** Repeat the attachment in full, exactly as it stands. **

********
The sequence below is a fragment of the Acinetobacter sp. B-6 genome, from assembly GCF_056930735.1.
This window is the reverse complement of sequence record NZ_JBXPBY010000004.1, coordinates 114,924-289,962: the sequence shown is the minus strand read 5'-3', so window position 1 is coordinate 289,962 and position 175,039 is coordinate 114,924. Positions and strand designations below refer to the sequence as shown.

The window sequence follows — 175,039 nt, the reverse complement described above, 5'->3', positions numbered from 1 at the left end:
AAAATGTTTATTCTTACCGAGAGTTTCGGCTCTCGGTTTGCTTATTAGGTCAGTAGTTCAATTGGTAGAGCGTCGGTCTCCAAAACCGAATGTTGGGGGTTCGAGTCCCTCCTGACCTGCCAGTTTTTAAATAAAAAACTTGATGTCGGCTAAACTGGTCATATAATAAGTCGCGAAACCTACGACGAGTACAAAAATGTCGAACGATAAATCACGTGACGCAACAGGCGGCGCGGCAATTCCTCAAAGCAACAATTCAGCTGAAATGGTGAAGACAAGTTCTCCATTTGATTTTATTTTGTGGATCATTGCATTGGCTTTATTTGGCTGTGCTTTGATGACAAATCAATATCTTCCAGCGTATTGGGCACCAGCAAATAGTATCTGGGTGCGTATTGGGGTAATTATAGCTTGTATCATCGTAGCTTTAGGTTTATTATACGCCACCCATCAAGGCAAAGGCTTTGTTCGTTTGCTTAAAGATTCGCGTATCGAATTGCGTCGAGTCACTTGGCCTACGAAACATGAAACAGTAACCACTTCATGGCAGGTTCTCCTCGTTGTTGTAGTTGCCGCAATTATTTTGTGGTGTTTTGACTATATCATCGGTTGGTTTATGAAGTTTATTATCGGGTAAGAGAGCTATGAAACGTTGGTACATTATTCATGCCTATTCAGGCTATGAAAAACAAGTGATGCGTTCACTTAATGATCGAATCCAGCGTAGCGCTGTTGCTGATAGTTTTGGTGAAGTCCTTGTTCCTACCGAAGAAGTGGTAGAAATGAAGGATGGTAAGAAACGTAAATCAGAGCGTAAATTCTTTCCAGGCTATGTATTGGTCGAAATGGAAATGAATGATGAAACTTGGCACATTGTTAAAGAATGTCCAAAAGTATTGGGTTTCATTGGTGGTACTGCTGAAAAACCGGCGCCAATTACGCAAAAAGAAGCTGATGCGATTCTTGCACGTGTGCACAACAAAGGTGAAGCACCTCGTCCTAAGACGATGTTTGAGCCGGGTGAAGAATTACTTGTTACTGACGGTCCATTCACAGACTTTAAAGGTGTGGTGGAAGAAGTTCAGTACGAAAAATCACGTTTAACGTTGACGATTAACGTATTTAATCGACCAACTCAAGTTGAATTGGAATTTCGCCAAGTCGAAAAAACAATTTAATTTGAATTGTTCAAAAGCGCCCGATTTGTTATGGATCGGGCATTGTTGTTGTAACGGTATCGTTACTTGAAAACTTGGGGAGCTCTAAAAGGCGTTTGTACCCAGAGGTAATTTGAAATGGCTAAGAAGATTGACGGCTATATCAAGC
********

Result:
The sequence below is a fragment of the Acinetobacter sp. B-6 genome, from assembly GCF_056930735.1.
This window is the reverse complement of sequence record NZ_JBXPBY010000004.1, coordinates 114,924-289,962: the sequence shown is the minus strand read 5'-3', so window position 1 is coordinate 289,962 and position 175,039 is coordinate 114,924. Positions and strand designations below refer to the sequence as shown.

The window sequence follows — 175,039 nt, the reverse complement described above, 5'->3', positions numbered from 1 at the left end:
AAAATGTTTATTCTTACCGAGAGTTTCGGCTCTCGGTTTGCTTATTAGGTCAGTAGTTCAATTGGTAGAGCGTCGGTCTCCAAAACCGAATGTTGGGGGTTCGAGTCCCTCCTGACCTGCCAGTTTTTAAATAAAAAACTTGATGTCGGCTAAACTGGTCATATAATAAGTCGCGAAACCTACGACGAGTACAAAAATGTCGAACGATAAATCACGTGACGCAACAGGCGGCGCGGCAATTCCTCAAAGCAACAATTCAGCTGAAATGGTGAAGACAAGTTCTCCATTTGATTTTATTTTGTGGATCATTGCATTGGCTTTATTTGGCTGTGCTTTGATGACAAATCAATATCTTCCAGCGTATTGGGCACCAGCAAATAGTATCTGGGTGCGTATTGGGGTAATTATAGCTTGTATCATCGTAGCTTTAGGTTTATTATACGCCACCCATCAAGGCAAAGGCTTTGTTCGTTTGCTTAAAGATTCGCGTATCGAATTGCGTCGAGTCACTTGGCCTACGAAACATGAAACAGTAACCACTTCATGGCAGGTTCTCCTCGTTGTTGTAGTTGCCGCAATTATTTTGTGGTGTTTTGACTATATCATCGGTTGGTTTATGAAGTTTATTATCGGGTAAGAGAGCTATGAAACGTTGGTACATTATTCATGCCTATTCAGGCTATGAAAAACAAGTGATGCGTTCACTTAATGATCGAATCCAGCGTAGCGCTGTTGCTGATAGTTTTGGTGAAGTCCTTGTTCCTACCGAAGAAGTGGTAGAAATGAAGGATGGTAAGAAACGTAAATCAGAGCGTAAATTCTTTCCAGGCTATGTATTGGTCGAAATGGAAATGAATGATGAAACTTGGCACATTGTTAAAGAATGTCCAAAAGTATTGGGTTTCATTGGTGGTACTGCTGAAAAACCGGCGCCAATTACGCAAAAAGAAGCTGATGCGATTCTTGCACGTGTGCACAACAAAGGTGAAGCACCTCGTCCTAAGACGATGTTTGAGCCGGGTGAAGAATTACTTGTTACTGACGGTCCATTCACAGACTTTAAAGGTGTGGTGGAAGAAGTTCAGTACGAAAAATCACGTTTAACGTTGACGATTAACGTATTTAATCGACCAACTCAAGTTGAATTGGAATTTCGCCAAGTCGAAAAAACAATTTAATTTGAATTGTTCAAAAGCGCCCGATTTGTTATGGATCGGGCATTGTTGTTGTAACGGTATCGTTACTTGAAAACTTGGGGAGCTCTAAAAGGCGTTTGTACCCAGAGGTAATTTGAAATGGCTAAGAAGATTGACGGCTATATCAAGC